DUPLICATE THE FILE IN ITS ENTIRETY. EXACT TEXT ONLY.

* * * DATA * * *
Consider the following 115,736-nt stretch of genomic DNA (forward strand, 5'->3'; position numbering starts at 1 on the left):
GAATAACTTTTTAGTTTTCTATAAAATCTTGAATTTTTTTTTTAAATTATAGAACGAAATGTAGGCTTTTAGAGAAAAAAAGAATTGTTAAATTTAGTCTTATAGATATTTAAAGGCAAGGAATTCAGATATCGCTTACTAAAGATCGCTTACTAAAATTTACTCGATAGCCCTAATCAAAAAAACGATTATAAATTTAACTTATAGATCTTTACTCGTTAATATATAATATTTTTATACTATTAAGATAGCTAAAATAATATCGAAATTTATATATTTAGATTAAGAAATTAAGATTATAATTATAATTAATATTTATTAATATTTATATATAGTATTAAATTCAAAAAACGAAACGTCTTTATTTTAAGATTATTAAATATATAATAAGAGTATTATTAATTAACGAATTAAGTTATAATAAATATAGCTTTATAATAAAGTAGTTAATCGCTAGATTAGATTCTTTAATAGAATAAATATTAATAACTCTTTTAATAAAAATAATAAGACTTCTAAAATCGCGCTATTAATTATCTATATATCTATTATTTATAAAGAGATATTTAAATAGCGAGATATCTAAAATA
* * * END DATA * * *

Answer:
Consider the following 115,736-nt stretch of genomic DNA (forward strand, 5'->3'; position numbering starts at 1 on the left):
GAATAACTTTTTAGTTTTCTATAAAATCTTGAATTTTTTTTTTAAATTATAGAACGAAATGTAGGCTTTTAGAGAAAAAAAGAATTGTTAAATTTAGTCTTATAGATATTTAAAGGCAAGGAATTCAGATATCGCTTACTAAAGATCGCTTACTAAAATTTACTCGATAGCCCTAATCAAAAAAACGATTATAAATTTAACTTATAGATCTTTACTCGTTAATATATAATATTTTTATACTATTAAGATAGCTAAAATAATATCGAAATTTATATATTTAGATTAAGAAATTAAGATTATAATTATAATTAATATTTATTAATATTTATATATAGTATTAAATTCAAAAAACGAAACGTCTTTATTTTAAGATTATTAAATATATAATAAGAGTATTATTAATTAACGAATTAAGTTATAATAAATATAGCTTTATAATAAAGTAGTTAATCGCTAGATTAGATTCTTTAATAGAATAAATATTAATAACTCTTTTAATAAAAATAATAAGACTTCTAAAATCGCGCTATTAATTATCTATATATCTATTATTTATAAAGAGATATTTAAATAGCGAGATATCTAAAATA